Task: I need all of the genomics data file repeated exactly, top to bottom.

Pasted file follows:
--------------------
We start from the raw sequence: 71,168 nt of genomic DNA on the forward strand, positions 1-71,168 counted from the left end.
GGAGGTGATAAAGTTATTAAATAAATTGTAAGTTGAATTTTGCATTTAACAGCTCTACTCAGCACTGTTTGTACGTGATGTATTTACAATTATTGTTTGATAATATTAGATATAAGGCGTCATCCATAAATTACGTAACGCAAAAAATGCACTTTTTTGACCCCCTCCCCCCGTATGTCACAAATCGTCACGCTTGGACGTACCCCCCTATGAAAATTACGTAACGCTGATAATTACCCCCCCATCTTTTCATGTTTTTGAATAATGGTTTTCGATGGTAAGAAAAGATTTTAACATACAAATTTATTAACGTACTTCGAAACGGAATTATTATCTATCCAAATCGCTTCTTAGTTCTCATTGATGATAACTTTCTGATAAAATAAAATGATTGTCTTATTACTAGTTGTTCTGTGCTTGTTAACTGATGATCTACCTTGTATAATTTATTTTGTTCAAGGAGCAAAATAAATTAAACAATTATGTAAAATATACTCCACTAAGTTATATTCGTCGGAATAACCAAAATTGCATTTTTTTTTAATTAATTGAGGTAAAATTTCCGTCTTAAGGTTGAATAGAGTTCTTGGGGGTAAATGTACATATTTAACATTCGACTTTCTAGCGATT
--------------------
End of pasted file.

We start from the raw sequence: 71,168 nt of genomic DNA on the forward strand, positions 1-71,168 counted from the left end.
GGAGGTGATAAAGTTATTAAATAAATTGTAAGTTGAATTTTGCATTTAACAGCTCTACTCAGCACTGTTTGTACGTGATGTATTTACAATTATTGTTTGATAATATTAGATATAAGGCGTCATCCATAAATTACGTAACGCAAAAAATGCACTTTTTTGACCCCCTCCCCCCGTATGTCACAAATCGTCACGCTTGGACGTACCCCCCTATGAAAATTACGTAACGCTGATAATTACCCCCCCATCTTTTCATGTTTTTGAATAATGGTTTTCGATGGTAAGAAAAGATTTTAACATACAAATTTATTAACGTACTTCGAAACGGAATTATTATCTATCCAAATCGCTTCTTAGTTCTCATTGATGATAACTTTCTGATAAAATAAAATGATTGTCTTATTACTAGTTGTTCTGTGCTTGTTAACTGATGATCTACCTTGTATAATTTATTTTGTTCAAGGAGCAAAATAAATTAAACAATTATGTAAAATATACTCCACTAAGTTATATTCGTCGGAATAACCAAAATTGCATTTTTTTTTAATTAATTGAGGTAAAATTTCCGTCTTAAGGTTGAATAGAGTTCTTGGGGGTAAATGTACATATTTAACATTCGACTTTCTAGCGATT